If you are not a caregiver but know someone who is, consider volunteering your services to give them a break from caregiving. Especially during the busy holiday season, the gift of respite is likely to be gratefully accepted.
Margaret Mead would have been enthused about last week's White House convening on investing in early childhood. She would have also been perplexed. Why did the organizers ignore the famous anthropologist's clarion call?
To join with a symphony of justice, I am calling faith communities to participate in a national #DialInForJustice during the month of December. The goal is to call the Unites States Department of Justice and local police departments, communicating our desire to see systemic reforms to policing in America.
Did corporate and governmental leaders play a part in achieving this success? Absolutely. But would it have happened at all if not for the tenacity and savvy work of environmental NGOs and their supporters? Not a chance.
We are hearing so much now about social media creating a shift from "the wisdom of crowds" to "the wisdom of friends," but what does that really mean for brand advocacy? A lot. It's this "wisdom of friends" that brings a new "social power" to Brand Advocacy.
As I've perused the Internet looking for answers, from social media to news sources and everything in-between, I felt we've lost more than countless lives at the hands of these terrible crimes. Individually, I've lost the ability to be surprised.
It's coming up. Every Dec. 2nd, families, students, businesses, and organizations around the world come together for Giving Tuesday, a day dedicated to giving back.
Cancer was the first time in my life where I had to be an advocate for myself. Maybe it's pathetic that it took a threat to my life to learn to speak up, but regardless it's a lesson I will never forget.
I have said it before, and I will say it again: Young people are not only the future, they are very much the present. And they are the ones who will define the world as we know it and as we want it.
The power of social media is hard to dismiss. What once seemed like a trivial way to keep in touch with friends, sharing photos and jokes, has become a force for societal change, shining light on subjects previously unknown.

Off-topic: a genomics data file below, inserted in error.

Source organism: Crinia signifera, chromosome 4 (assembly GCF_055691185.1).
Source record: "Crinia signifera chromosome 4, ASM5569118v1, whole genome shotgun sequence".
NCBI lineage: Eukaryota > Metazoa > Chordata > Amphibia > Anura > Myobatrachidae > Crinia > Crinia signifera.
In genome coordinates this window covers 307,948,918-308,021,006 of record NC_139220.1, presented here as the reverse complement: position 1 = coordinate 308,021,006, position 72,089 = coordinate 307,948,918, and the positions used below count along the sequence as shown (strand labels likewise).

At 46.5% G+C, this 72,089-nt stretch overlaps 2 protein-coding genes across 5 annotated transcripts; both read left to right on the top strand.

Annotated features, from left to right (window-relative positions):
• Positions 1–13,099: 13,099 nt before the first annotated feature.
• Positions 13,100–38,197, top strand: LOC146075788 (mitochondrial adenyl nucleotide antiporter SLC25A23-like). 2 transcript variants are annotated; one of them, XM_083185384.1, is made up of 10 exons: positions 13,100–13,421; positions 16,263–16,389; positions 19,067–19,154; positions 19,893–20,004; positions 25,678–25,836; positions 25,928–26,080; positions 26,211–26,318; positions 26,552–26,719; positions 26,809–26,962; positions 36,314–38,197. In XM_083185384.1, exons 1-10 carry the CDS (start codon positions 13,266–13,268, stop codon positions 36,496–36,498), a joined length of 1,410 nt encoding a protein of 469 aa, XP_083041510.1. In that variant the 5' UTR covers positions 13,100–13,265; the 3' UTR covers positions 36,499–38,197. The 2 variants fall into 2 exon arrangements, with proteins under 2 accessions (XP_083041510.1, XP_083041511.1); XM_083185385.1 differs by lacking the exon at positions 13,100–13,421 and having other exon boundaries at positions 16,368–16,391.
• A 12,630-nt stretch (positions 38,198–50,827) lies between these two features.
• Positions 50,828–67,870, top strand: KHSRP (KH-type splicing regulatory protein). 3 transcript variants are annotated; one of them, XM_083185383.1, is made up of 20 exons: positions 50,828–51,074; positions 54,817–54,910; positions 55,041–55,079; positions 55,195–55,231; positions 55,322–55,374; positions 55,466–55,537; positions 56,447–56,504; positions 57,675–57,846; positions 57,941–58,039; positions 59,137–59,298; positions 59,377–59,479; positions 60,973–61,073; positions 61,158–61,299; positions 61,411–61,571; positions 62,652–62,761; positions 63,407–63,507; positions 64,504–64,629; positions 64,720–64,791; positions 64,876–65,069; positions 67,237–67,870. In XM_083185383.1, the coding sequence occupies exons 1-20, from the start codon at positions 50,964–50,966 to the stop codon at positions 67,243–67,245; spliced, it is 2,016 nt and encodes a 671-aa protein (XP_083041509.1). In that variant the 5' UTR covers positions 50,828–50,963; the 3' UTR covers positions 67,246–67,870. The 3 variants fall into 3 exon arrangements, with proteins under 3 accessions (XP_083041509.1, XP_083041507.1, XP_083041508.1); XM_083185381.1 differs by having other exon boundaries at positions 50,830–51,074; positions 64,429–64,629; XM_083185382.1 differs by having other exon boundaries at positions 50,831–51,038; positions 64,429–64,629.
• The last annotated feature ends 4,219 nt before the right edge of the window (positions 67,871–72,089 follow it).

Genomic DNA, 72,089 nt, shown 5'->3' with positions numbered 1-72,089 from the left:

Last Saturday the Greater Washington Region of the American Heart Association hosted its 11th Annual DC Heart Walk on the National Mall.
America has a media problem. There are very few serious, compelling programs in the mainstream media that aim to educate and enlighten audiences about issues that deeply affect millions of Americans.
Imagine a situation where you are accused of a crime -- perhaps a crime you did not commit, or maybe even a crime you were the victim of. The arresting officers use a different language; you're unable to communicate what happened before you get brought to jail.
"Compassionate empathy" is what the advocates for any cause want to ignite in their supporters. That's also the biggest challenge in advocacy: taking supporters from just caring about a cause to actually doing something about it.
At the same time humanitarian organizations are being encouraged to rapidly scale-up efforts to contain the deadliest Ebola outbreak in history, increased political rhetoric on travel restrictions threatens to create new barriers to the NGO community's response to this crisis.
The Koch's tidal wave of money can corrupt our democracy, but we must not abet it with our silence. We must go the polls and elect leaders who will protect the air we breathe and build a more sustainable future for our children.